Instructional technics are “the activities or tactics that use technology designed or selected to attain specific learning activities” (Dempsey & Van Eck, 2017, pp. 232-233). For example, students might participate in class discussion by posting responses to the instructor’s question via Twitter, using the class or chapter hashtag. Or students might take photos of trees in their neighborhood—posting them to Instagram or Pinterest with text that identifies the family, genus, and species—in order to learn and share about plant taxonomy. Obviously, the use of technics can contribute tremendously to a rich learning experience for students. However, Quinn says designers should stay focused on “finding the right balance between what we have people do and what we have technology do” (Quinn, 2017, p. 248).

With that in mind, technics should be selected to meet the needs of the learner and in order to “create a rich, flexible [learning] environments that reflect elemental outcomes, support necessary synthetic outcomes, provide connections to the world outside the e-learning environment” (Dempsey & Van Eck, 2017, p. 234). Elemental outcomes are associated with the real-life outcomes, in terms of actual tasks, required by the learning environment or situation. Synthetic outcomes are the higher order, more internal outcomes such as “decontextualized procedures, concepts, and knowledge” (Dempsey & Litchfield, 2011, p. 26).

In designing learning experiences, it is important to determine if the desired learning outcomes require interaction, collaboration, and interaction with real-world environments. Synchronous web conferences and in-person presentations, which are re-corded and can be shared later “via Web, iPod, or cell phone playback,” support outcomes necessitating learner interactions (Dempsey & Van Eck, 2017, p. 234). On the other hand, collaboration outcomes are supported by other activities associated with group work, where group members can “self-select from a variety of tools such as instant messaging, texting, wikis, and conferencing technology” (p. 234). When interactions with real-world environments is necessary, “secure Web-conferencing tools and virtual worlds should be valuable for discussion, meetings where presences is desirable, or role-playing” (p. 234).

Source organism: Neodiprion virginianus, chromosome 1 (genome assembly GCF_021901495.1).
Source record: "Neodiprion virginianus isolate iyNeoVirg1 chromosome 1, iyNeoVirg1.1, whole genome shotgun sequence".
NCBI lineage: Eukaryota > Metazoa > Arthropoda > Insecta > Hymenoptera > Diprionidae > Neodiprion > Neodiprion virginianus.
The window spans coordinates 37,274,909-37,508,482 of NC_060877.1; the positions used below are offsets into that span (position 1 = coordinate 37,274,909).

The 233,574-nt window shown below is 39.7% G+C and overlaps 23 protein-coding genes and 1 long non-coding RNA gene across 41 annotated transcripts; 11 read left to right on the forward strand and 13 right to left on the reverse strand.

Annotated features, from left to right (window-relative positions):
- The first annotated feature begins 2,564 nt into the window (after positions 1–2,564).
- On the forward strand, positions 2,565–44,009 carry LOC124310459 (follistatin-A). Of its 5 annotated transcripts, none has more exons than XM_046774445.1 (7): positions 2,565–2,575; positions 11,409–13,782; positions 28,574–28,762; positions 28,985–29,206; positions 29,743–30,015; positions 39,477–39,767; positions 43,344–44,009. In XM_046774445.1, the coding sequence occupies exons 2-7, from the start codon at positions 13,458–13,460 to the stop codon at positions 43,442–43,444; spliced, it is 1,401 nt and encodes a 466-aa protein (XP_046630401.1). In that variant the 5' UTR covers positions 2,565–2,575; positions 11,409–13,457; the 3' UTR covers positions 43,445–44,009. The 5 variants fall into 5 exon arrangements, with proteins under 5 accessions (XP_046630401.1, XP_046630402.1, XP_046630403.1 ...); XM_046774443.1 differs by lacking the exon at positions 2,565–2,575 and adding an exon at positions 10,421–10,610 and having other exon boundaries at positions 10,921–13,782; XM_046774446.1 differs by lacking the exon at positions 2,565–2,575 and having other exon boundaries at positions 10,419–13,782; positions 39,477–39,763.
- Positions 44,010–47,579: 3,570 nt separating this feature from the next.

For the instructional designer, there are many systematic models available for designing intentional learning outcomes. Fink’s Significant learning model strikes me as the most intentional of models—targeting various aspects of the learning process such as foundational knowledge, application, integration, human dimension, caring, and learning how to learn (Litchfield, 2017, pp. 186-190). Beginning with the significant learning objectives in mind, the designer can progress through Fink’s twelve steps of design. In steps four (select effective teaching and learning activities), five (make sure the primary components are integrated), seven (select or create a teaching strategy), and eight (integrate course structure and the instructional strategy to create an overall scheme of learning activities), the designer can incorporating the appropriate technics into the overall learning strategy to address the desired outcomes (p. 188).

“Pedagogical philosophies such as constructivism, connectionism, and situated learning address incidental learning” and use of e-learning environments such as the Internet allows for “serendipity in acquiring or expanding knowledge” (Dempsey & Van Eck, 2017, p. 231). Keeping these principles in mind, the designer works from the mindset of arranging the learning experience rather than the learning. It seems best to arrange for a combination of both intentional and unintentional by coordinating technics (learning activities using technologies to achieve desired change in the learner) with effective, systematic design, balancing both elemental and synthetic outcomes whenever possible.

Dempsey, J.V. & Litchfield, B. C. (2011). Elemental and synthetic e-learning. [PDF File] International Journal of Innovation, Management, and Technology, 2(1), pp. 25-30. Retrieved from:

Dempsey, J. V. & Van Eck, R. N. (2017). E-Learning and Instructional Design. In Reiser & Dempsey (Eds.), Trends and Issues in Instructional Design and Technology (pp.229-236). New York, NY: Pearson.

Litchfield, B. C. (2017). Instructional design in higher education. In Reiser & Dempsey (Eds.), Trends and Issues in Instructional Design and Technology (pp. 185-191). New York, NY: Pearson.